I think more women should come out and do what they wish to do because the world is not that bad and people are not there just to bring us down. All the men I have met, have been very supportive and I feel if you want equality then you have to practise it yourself. You just can’t ask the world to be equal, you have to feel it yourself. If you are standing with a man and you think because you are a woman you can’t do something, then obviously the other person will also treat you like that. I am not saying you have to lose your femininity, but feel equal. If a man can do something so can you.
That’s so well said. So your website reads that you employ dacoits as well. What was the idea behind that?
Yes, we have employed the women from the families of dacoits. The initiative of asking the dacoits to leave their arms and take up charkha was spearheaded by SN Subbarao in 1970s, who was inspired by the teachings of Mahatma Gandhi. So with that these people found work at Mahatma Gandhi Seva Ashram. They were the most violent people in the world back then but now they are the most non-violent ones, I would say.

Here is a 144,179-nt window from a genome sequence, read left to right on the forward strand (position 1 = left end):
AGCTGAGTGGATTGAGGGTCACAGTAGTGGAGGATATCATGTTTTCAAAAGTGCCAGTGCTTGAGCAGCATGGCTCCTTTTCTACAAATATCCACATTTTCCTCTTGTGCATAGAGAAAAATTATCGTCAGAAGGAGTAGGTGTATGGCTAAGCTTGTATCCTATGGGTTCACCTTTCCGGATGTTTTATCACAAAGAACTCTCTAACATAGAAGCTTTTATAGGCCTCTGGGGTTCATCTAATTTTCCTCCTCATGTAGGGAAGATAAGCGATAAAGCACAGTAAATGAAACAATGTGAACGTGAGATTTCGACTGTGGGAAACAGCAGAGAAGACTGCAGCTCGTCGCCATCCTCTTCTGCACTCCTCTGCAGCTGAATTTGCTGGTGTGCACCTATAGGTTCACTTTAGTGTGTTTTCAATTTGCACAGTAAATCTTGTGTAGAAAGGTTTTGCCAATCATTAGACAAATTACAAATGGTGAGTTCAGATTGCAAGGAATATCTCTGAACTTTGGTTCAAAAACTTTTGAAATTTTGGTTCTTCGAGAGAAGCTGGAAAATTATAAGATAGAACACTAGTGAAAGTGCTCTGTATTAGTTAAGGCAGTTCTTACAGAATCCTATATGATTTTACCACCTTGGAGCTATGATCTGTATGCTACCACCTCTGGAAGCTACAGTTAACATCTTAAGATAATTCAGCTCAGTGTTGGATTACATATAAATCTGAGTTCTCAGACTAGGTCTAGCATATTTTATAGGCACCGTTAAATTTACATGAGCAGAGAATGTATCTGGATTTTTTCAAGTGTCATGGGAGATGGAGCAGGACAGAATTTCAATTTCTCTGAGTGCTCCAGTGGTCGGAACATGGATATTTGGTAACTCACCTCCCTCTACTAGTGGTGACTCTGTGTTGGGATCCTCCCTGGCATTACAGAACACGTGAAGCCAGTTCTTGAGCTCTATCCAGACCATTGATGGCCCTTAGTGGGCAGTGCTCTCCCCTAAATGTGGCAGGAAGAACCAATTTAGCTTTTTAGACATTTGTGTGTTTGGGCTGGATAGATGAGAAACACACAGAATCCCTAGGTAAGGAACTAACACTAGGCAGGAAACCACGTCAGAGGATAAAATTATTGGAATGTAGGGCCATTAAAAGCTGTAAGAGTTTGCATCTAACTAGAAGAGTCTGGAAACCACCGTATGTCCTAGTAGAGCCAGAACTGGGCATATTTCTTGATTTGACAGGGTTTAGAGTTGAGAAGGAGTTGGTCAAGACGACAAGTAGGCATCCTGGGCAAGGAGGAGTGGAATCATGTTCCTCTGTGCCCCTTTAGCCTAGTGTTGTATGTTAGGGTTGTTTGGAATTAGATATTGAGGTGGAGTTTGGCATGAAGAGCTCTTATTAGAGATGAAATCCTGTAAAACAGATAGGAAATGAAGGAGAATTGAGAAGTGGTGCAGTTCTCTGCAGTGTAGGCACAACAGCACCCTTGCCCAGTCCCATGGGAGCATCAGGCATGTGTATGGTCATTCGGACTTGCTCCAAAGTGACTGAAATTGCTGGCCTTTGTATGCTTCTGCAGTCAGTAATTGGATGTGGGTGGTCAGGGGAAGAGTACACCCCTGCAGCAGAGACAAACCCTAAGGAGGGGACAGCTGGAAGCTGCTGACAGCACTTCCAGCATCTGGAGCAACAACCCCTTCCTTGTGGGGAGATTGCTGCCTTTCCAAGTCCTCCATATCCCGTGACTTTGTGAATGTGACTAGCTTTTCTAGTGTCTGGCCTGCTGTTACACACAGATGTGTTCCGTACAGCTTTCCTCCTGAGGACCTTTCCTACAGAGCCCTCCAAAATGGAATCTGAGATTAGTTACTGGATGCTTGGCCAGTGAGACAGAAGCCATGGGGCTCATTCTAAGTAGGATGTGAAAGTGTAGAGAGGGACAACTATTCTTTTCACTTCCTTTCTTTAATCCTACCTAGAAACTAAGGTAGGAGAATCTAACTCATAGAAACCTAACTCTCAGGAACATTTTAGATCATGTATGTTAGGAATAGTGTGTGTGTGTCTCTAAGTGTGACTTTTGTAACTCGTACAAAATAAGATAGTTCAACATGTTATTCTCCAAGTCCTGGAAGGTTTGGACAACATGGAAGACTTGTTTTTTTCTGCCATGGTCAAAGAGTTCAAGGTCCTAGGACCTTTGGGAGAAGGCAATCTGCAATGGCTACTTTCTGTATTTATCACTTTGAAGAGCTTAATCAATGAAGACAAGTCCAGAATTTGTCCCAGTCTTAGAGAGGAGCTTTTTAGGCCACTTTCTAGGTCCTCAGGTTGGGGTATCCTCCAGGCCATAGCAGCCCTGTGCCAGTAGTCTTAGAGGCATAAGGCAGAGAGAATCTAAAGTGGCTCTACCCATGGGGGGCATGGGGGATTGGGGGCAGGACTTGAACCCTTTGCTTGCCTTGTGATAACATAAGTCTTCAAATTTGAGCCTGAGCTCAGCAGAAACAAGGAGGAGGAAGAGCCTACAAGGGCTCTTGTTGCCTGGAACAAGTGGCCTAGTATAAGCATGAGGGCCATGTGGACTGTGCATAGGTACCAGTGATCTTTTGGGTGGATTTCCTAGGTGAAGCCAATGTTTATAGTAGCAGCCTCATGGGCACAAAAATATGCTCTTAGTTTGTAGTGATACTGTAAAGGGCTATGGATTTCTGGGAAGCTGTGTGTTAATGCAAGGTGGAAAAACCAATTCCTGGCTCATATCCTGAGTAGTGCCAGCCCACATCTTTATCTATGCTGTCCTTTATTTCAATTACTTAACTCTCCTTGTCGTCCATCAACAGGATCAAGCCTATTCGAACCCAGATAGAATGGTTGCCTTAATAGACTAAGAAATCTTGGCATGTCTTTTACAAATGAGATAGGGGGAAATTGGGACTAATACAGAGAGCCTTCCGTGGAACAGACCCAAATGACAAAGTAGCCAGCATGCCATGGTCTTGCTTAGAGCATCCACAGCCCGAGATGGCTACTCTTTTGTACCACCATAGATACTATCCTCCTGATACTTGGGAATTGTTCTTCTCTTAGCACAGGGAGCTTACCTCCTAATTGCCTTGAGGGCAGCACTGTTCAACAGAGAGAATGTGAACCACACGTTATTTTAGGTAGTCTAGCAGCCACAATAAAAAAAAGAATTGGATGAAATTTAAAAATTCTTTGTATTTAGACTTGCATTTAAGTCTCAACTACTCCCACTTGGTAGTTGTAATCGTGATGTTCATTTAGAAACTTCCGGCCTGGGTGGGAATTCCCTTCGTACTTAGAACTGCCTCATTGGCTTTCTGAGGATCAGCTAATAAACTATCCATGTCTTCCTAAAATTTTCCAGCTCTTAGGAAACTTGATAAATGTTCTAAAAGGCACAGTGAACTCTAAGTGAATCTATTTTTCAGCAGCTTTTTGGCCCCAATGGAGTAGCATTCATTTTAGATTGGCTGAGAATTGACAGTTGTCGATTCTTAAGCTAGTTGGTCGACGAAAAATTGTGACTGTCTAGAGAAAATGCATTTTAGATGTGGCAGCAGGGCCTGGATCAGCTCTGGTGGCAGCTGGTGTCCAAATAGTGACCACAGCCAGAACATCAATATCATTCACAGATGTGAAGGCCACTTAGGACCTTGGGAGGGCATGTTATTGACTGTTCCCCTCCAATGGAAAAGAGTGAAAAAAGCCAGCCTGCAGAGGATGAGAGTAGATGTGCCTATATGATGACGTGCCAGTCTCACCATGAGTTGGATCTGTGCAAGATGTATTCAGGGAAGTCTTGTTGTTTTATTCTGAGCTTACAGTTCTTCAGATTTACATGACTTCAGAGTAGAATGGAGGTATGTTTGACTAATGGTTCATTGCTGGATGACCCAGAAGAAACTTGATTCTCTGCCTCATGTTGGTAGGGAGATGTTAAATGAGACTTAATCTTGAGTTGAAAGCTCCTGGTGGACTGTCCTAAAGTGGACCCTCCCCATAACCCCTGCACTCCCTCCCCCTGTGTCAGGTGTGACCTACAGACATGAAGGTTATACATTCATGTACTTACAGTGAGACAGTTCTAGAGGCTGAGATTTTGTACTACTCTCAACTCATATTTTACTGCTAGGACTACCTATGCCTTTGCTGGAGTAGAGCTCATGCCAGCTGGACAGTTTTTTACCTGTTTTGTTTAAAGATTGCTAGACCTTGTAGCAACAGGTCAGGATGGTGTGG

Tell me how are the artisans suffering at the hands of the middleman and how are you trying to resolve this issue?
So during our research, we identified the role of the middleman where we realised that they are a very important part of the process. You can’t eliminate these master craftsmen, but you have to make sure that right money reaches to the craft person. At KhadiGi we are trying to resolve this issue by not eliminating the middlemen, but we are making sure that the craft person is getting their fair wage. So say, if I am the buying authority and even if there is a middleman in between, I have to make sure that if I give some percentage of money to them I also give the right wage to the craft person.
As your venture is a socially-inclined and a profit-making business, how do you balance the whole thing?
Our core value is social upliftment of the artisan and we don’t call ourselves as a fabric company, we call ourselves as an innovative handcrafted fabric company. There is absolutely no deviation from our core value and at any cost, we are not going to supply power loom products.